Students throughout New York State showed more proficiency on Common Core tests, with scores for students in grades three through eight rising more than 1 percent in both English Language Arts and math in 2017 from 2016.
The State Education Department released the results of this year’s tests, with proficiency rising in the ELA from 37.9 percent to 39.8 percent (an increase of 1.9 percent) and the statewide combined math proficiency score rising from 39.1 percent to 40.2 percent (1.1).
The state said it did not make significant changes to the ELA or math assessments administered this year, so the results can be compared to the 2016 results after years of upheaval.
“Real progress takes time,” State Education Commissioner MaryEllen Elia said. “So, the test scores we’re announcing today are a positive sign that we continue to steadily head in the right direction.
“We’ve taken a deliberate, inclusive and transparent approach to develop the State’s draft ESSA plan as well as changes to our standards and assessments. We’re confident that this careful approach will continue to yield benefits for our students.”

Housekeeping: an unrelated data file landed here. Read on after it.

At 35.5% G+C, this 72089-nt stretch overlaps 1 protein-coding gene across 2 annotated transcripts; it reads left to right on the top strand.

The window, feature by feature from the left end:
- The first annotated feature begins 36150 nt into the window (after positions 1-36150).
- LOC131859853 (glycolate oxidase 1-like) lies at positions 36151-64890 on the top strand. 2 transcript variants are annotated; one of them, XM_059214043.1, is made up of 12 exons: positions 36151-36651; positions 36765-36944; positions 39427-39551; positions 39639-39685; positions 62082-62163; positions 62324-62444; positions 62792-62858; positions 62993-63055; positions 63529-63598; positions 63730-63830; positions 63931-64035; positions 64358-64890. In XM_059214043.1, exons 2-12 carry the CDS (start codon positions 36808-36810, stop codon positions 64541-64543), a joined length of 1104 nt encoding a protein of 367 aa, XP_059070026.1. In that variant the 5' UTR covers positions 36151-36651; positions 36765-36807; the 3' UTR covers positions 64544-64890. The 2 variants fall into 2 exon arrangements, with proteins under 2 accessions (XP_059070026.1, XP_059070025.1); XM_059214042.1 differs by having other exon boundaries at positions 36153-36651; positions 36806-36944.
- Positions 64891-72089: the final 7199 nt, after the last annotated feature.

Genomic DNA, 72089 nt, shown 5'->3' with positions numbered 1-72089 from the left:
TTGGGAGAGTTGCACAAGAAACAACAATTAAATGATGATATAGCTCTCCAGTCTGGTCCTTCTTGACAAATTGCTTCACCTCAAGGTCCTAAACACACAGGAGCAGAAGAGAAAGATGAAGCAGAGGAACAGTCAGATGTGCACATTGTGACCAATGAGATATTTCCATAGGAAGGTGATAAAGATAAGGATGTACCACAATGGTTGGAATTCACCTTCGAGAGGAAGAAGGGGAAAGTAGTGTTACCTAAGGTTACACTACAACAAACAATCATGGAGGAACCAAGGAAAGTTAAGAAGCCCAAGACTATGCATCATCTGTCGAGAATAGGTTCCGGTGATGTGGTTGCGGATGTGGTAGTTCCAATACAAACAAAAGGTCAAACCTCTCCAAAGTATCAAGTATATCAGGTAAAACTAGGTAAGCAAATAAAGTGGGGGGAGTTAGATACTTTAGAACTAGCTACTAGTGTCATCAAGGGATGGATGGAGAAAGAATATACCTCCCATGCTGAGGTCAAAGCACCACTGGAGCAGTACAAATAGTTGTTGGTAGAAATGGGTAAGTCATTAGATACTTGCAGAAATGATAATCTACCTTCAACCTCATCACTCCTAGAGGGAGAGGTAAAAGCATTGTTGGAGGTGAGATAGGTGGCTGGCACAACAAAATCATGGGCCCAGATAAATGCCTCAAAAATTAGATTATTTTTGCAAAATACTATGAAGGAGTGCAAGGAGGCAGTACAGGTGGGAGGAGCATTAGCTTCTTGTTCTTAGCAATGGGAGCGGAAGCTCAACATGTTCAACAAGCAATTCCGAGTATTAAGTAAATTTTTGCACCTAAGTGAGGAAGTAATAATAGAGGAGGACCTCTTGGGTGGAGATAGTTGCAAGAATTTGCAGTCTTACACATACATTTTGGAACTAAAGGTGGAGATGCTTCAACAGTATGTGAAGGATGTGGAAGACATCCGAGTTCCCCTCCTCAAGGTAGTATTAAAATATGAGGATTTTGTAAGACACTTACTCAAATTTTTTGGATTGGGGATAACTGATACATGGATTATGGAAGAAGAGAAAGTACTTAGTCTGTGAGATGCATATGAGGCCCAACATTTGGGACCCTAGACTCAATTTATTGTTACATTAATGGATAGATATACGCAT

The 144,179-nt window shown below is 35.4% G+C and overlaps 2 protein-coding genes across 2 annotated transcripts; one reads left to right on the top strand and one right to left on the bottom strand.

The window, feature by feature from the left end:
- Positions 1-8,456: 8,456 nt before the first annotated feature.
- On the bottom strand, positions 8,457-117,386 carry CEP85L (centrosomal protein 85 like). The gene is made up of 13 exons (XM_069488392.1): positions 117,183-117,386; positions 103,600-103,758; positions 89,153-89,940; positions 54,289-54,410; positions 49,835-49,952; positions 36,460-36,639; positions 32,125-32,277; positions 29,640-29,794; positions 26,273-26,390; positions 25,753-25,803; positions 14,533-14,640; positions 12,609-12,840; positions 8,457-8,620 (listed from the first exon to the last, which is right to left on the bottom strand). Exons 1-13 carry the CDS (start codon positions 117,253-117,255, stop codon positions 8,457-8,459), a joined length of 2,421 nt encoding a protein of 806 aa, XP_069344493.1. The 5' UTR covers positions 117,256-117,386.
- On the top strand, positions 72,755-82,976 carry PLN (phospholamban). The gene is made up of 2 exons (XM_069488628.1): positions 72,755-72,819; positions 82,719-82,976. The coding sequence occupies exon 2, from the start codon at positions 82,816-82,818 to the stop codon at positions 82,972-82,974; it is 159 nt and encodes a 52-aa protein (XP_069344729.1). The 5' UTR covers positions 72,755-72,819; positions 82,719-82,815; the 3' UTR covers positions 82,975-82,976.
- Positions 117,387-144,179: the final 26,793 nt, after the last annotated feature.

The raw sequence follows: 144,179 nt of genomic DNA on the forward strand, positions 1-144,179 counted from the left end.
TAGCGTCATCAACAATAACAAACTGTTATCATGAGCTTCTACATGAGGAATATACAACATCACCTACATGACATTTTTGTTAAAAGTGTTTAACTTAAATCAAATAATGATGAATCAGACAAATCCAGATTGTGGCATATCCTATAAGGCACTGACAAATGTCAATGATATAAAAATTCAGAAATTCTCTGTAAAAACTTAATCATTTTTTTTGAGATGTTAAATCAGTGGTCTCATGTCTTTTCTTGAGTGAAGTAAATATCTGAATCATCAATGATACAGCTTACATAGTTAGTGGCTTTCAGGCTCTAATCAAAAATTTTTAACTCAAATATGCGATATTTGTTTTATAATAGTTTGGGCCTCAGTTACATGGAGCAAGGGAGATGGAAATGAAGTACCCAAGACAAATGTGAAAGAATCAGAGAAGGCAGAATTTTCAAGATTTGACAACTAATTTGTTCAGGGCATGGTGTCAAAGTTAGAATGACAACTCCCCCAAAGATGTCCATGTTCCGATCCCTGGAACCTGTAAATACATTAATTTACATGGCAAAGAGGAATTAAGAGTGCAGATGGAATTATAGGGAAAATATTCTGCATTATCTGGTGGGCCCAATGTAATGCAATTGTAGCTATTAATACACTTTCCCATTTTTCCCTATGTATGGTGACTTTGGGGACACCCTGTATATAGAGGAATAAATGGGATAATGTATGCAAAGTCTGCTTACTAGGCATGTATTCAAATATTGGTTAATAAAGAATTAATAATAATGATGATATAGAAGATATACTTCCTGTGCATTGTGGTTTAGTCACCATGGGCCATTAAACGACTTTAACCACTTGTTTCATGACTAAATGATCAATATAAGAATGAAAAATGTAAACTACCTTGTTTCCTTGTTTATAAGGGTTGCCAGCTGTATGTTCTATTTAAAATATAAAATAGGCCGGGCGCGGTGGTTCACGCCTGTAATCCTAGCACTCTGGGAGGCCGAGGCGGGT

In the Hudson Valley, students in Yonkers were highlighted by the state, where proficiency rates jumped 3.6 percent in the ELA and 3.7 percent in the math assessment. More students also took the tests in 2017, with just 19 percent opting out of testing, down 2 percent from a year ago.
Overall, proficiency rates in English and math in Westchester, Putnam, Rockland and Dutchess were comparable to 2016.
“I’m encouraged by the modest improvements we’re seeing in our test scores,” Board of Regents Chancellor Betty Rosa stated. “As I’ve always said, testing is just one piece of the puzzle to understand how students are performing.
“And that’s why our draft ESSA plan takes a more holistic approach to accountability – an approach that looks at multiple measures of school and student success. This allows us to continually evolve and adapt so we can ensure that our systems are culturally responsive and place an emphasis on educating the whole child.”
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